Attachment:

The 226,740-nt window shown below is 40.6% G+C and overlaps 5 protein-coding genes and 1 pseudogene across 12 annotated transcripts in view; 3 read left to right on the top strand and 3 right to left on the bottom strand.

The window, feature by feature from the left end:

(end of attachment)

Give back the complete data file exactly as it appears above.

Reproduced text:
The 226,740-nt window shown below is 40.6% G+C and overlaps 5 protein-coding genes and 1 pseudogene across 12 annotated transcripts in view; 3 read left to right on the top strand and 3 right to left on the bottom strand.

The window, feature by feature from the left end: